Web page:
The thing about traveling alone is that it teaches you one of the most important lessons about being human: always be kind. I’m constantly reminded of what it means to fall in love with strangers, and why those moments you share together, regardless of how brief, are true testaments of what is beautiful about being human.

preamble to adventure

It’s a hazy Tuesday afternoon, and I’m sitting alone at my friend’s apartment a few miles outside of Kuala Lumpur. It’s been a few days, and now that the dust has settled a bit, I find myself contemplating thoughts that have been brewing in my head for quite some time.

For a long time, I’ve been meaning to write an explanation for what I’m doing here. In the weeks leading up to this trip, a lot of people had asked me why I had decided to fly to the other side of the world, virtually for no real reason other than “to travel,” — a simple answer amongst the litany of other generic responses that always seemed to suffice.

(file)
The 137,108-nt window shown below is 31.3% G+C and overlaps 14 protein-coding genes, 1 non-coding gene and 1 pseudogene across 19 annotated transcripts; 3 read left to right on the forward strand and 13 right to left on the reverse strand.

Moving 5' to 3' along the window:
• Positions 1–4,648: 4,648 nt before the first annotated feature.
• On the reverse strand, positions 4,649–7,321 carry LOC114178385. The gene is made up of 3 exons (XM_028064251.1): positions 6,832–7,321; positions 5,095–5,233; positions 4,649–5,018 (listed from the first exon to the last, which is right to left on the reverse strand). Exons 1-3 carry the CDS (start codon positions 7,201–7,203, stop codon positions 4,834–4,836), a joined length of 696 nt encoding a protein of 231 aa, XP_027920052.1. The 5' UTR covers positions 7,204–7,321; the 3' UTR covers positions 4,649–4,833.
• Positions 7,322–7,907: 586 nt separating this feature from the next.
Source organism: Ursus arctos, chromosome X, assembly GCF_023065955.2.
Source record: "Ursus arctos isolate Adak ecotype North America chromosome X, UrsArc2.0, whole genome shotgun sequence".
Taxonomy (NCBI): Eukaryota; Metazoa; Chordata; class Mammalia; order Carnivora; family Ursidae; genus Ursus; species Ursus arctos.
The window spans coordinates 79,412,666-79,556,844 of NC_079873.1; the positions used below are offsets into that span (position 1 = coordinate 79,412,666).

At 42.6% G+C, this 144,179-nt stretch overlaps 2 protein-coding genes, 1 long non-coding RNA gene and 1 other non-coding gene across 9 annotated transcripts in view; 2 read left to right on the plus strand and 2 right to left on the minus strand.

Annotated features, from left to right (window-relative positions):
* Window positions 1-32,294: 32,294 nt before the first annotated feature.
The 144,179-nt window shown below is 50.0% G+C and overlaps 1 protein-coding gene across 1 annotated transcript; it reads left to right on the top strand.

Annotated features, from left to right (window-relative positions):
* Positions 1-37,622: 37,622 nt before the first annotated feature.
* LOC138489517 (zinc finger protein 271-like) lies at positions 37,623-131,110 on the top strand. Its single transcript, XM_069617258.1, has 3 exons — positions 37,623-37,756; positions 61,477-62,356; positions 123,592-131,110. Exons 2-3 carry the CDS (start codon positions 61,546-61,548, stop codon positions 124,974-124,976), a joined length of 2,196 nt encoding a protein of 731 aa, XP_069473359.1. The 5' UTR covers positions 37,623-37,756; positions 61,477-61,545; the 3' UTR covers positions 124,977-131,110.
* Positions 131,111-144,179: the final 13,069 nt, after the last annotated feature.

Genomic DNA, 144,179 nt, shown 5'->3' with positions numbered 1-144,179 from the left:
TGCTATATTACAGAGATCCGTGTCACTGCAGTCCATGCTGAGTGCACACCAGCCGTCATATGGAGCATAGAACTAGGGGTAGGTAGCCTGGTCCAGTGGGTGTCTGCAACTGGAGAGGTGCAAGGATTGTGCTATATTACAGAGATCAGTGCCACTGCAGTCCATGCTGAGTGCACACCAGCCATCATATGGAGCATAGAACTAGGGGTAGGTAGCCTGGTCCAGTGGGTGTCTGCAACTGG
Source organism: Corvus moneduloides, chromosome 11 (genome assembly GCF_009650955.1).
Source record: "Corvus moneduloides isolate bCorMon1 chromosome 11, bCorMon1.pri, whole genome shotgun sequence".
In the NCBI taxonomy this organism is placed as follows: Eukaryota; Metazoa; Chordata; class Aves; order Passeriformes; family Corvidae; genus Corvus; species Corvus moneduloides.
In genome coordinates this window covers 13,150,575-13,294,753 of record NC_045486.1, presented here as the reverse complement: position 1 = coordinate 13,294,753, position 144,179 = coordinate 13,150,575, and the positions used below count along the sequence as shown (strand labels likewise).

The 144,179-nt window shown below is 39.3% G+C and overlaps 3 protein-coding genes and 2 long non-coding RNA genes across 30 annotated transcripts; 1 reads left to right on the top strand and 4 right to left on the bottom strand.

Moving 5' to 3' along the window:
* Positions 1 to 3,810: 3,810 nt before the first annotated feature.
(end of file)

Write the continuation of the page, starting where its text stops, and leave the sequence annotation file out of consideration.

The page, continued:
“To travel.”

And as cliché as it is to ask, really, what does that even mean? For the longest time, going as far back as to when this trip was just a faint glimmer of an idea in my head, I had thought about how I would write about it. What did I want to say, and did anything I have to say matter?

Like every other twenty-something these days, I had bit of an identity crisis after college ended. Or to be more accurate, am having an identity crisis, as said crisis is still very much ongoing. I couldn’t figure out if I wanted to go back to school, and my attempts at navigating the professional world — which, consisted mostly of reading job descriptions and writing resume bullet points — felt more like a death sentence to my creativity than an opportunity at personal growth. Being a lost millennial is a huge cliché, and it’s one that I’ll proudly own up to. And the thing is, everyone goes through it, mine just happened to manifest itself as a one-way ticket to a country I’ve never been before.